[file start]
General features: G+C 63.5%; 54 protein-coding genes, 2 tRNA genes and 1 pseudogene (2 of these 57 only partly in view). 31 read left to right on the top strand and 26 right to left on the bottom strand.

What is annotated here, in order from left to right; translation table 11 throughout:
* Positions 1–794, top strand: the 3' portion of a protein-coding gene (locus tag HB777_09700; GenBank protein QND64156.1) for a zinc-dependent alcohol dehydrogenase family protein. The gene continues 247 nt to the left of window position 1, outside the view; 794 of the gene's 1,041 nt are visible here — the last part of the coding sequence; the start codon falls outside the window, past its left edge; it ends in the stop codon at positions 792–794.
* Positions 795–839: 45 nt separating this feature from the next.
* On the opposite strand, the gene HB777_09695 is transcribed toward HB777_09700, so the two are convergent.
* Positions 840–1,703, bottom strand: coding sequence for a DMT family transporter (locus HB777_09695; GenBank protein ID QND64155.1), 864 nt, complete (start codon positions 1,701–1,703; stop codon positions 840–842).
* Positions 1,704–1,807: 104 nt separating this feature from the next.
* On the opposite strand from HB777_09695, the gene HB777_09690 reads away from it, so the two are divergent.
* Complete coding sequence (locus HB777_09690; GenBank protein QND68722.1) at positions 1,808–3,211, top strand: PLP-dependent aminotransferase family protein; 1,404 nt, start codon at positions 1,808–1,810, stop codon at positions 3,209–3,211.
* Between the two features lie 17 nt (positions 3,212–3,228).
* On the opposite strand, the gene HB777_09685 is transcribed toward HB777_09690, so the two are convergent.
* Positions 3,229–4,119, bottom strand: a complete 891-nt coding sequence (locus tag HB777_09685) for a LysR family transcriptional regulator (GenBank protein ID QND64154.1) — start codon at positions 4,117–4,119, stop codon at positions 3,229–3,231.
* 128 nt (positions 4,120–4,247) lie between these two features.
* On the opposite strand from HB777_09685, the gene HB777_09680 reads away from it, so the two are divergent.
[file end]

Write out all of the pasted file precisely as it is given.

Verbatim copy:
General features: G+C 63.5%; 54 protein-coding genes, 2 tRNA genes and 1 pseudogene (2 of these 57 only partly in view). 31 read left to right on the top strand and 26 right to left on the bottom strand.

What is annotated here, in order from left to right; translation table 11 throughout:
* Positions 1–794, top strand: the 3' portion of a protein-coding gene (locus tag HB777_09700; GenBank protein QND64156.1) for a zinc-dependent alcohol dehydrogenase family protein. The gene continues 247 nt to the left of window position 1, outside the view; 794 of the gene's 1,041 nt are visible here — the last part of the coding sequence; the start codon falls outside the window, past its left edge; it ends in the stop codon at positions 792–794.
* Positions 795–839: 45 nt separating this feature from the next.
* On the opposite strand, the gene HB777_09695 is transcribed toward HB777_09700, so the two are convergent.
* Positions 840–1,703, bottom strand: coding sequence for a DMT family transporter (locus HB777_09695; GenBank protein ID QND64155.1), 864 nt, complete (start codon positions 1,701–1,703; stop codon positions 840–842).
* Positions 1,704–1,807: 104 nt separating this feature from the next.
* On the opposite strand from HB777_09695, the gene HB777_09690 reads away from it, so the two are divergent.
* Complete coding sequence (locus HB777_09690; GenBank protein QND68722.1) at positions 1,808–3,211, top strand: PLP-dependent aminotransferase family protein; 1,404 nt, start codon at positions 1,808–1,810, stop codon at positions 3,209–3,211.
* Between the two features lie 17 nt (positions 3,212–3,228).
* On the opposite strand, the gene HB777_09685 is transcribed toward HB777_09690, so the two are convergent.
* Positions 3,229–4,119, bottom strand: a complete 891-nt coding sequence (locus tag HB777_09685) for a LysR family transcriptional regulator (GenBank protein ID QND64154.1) — start codon at positions 4,117–4,119, stop codon at positions 3,229–3,231.
* 128 nt (positions 4,120–4,247) lie between these two features.
* On the opposite strand from HB777_09685, the gene HB777_09680 reads away from it, so the two are divergent.